So, you want to write a book?

A study done by the New York Times found that 80% of us want to write a book, but only 1% of us actually do. Why is that?

Sitting down and writing that first page for a novel is difficult for someone who writes regularly, and even more difficult for the people who don’t. It becomes a little easier if you have an idea of what you want to write, but not by much.

In my experience, writers tend to suffer from a form of split personality. Part of them screams to get their creative brilliance onto paper, while the other half criticizes every word they’ve ever written. More often than not, people believe their self doubt as truth and move on to something else.

The problem with that is, good writing is a learned skill- you have to practice. Nobody picks up a pen for the first time and spits out a book equivalent to classic literature. Nobody. On top of that, comparing your rough draft to your favorite published book will always lead to disappointment.

Many people don’t realize that the rough draft of that favorite book was initially a mess. It had sentence structure problems, an unstable plot, an inconsistent prose and grammar mistakes at every turn. It may have even been twice as long. It took countless edits, and most likely paid editors, to finally get to its published form.

I’m not saying you can sit down and write whatever and however you want and expect an editor to fix it. You still have to work. Does someone go to their first day of a new job and automatically know how to do everything perfectly? Probably not. Writing is no different. In fact, writing can be harder because there aren’t any set rules. There are always ways to improve- always.

Am I saying anyone can write a good book? Yes, I believe anyone can. It may not be on the first, second or even third try but if you stick with it and keep writing, you’ll witness your own improvement. Can anyone get a book published? Yes. Maybe not with a traditional publisher, but anyone can self publish.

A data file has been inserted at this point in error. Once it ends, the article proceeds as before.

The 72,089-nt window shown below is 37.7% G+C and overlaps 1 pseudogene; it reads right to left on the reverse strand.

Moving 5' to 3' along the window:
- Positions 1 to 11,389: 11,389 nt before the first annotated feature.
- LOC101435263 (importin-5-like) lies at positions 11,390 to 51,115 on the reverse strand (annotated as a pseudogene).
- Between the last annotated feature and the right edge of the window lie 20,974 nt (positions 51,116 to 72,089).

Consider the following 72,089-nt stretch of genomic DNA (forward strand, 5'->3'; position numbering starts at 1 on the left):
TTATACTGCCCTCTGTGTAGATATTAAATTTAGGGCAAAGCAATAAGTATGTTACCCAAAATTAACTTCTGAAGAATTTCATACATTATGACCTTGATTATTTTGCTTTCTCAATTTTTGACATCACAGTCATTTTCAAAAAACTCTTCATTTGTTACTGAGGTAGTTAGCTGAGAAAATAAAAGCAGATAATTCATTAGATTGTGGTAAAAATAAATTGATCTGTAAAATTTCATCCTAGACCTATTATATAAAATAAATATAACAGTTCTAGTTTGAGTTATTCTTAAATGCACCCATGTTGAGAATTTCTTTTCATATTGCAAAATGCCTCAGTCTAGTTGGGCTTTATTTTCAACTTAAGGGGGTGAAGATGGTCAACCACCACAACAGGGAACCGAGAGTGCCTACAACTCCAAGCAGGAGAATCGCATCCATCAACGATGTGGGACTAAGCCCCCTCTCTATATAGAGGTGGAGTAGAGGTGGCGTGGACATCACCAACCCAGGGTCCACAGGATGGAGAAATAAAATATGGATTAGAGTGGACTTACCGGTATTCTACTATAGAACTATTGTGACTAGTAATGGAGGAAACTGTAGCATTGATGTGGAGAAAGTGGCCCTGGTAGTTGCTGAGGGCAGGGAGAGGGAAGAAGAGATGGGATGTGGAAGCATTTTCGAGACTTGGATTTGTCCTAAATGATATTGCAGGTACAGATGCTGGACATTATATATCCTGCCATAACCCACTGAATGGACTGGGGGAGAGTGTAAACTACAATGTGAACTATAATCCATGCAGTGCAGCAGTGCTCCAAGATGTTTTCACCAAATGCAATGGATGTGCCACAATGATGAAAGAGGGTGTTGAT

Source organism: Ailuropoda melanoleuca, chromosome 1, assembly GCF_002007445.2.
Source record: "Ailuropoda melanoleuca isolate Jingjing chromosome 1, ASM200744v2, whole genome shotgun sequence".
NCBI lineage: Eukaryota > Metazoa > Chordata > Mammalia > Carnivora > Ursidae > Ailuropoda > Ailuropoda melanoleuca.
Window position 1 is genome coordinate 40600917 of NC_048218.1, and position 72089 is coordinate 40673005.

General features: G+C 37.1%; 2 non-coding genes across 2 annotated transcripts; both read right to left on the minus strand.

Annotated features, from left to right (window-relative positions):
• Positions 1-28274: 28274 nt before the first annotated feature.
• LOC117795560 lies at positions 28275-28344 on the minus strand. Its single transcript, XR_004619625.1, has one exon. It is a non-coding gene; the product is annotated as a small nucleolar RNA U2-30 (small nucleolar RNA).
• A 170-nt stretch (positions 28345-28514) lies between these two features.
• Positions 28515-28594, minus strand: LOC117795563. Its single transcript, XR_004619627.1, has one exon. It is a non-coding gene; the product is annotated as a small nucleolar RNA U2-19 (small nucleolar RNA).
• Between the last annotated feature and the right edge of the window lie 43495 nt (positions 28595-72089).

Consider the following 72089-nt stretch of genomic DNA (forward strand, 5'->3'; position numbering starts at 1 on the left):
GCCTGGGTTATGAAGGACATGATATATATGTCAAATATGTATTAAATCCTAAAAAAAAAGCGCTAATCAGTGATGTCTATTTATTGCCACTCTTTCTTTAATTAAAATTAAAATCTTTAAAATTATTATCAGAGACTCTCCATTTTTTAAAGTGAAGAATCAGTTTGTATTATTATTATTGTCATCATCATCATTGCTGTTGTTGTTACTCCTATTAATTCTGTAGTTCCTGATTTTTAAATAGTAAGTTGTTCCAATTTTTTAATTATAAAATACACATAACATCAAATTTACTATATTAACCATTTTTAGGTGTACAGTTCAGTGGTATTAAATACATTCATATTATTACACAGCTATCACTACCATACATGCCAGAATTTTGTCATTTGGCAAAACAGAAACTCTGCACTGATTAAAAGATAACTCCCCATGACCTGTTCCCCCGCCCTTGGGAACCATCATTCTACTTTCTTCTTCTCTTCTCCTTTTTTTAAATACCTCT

If you want to write a book, just sit down and do it. Understand that it’s going to be hard and it’s going to be painful, but every author has been there, right where you are. Imagine if they had all given up!

If you can just start that book you’ve always wanted to write, you will reap benefits beyond getting published. Your writing will improve with every word, you’ll learn discipline, and you’ll get smarter. Form the habit of writing and you won’t regret it.

*Sneek Preview of Darkness Fading Available!*

Chapter One Excerpt:

“The wind howled a dark tune as I watched the tall figure stalk along the perimeter of Sarah Marshall’s house. When he reached the back door, he slammed his elbow into the glass pane, the splintering crack echoing in time with the wind’s song. His arm slipped through the biting hole and the door swung open. He disappeared into the sleeping house.” -Darkness Fading, Book One

The first six chapters of book one in the Eternal Moon Trilogy are available to read and comment on Wattpad! Check them out here: Darkness Fading. I’d love some feedback during my editing process!


About the Author

My name is Bridget and I am a stay at home mom. I spend my days taking care of a toddler. So basically, I play, feed, change and bathe a princess.

At night, after my loving husband gets home, I write.

I am currently editing the first book in my Eternal Moon Trilogy: Darkness Fading. Its is available free on Wattpad until it is ready to be published.

Thanks for stopping by!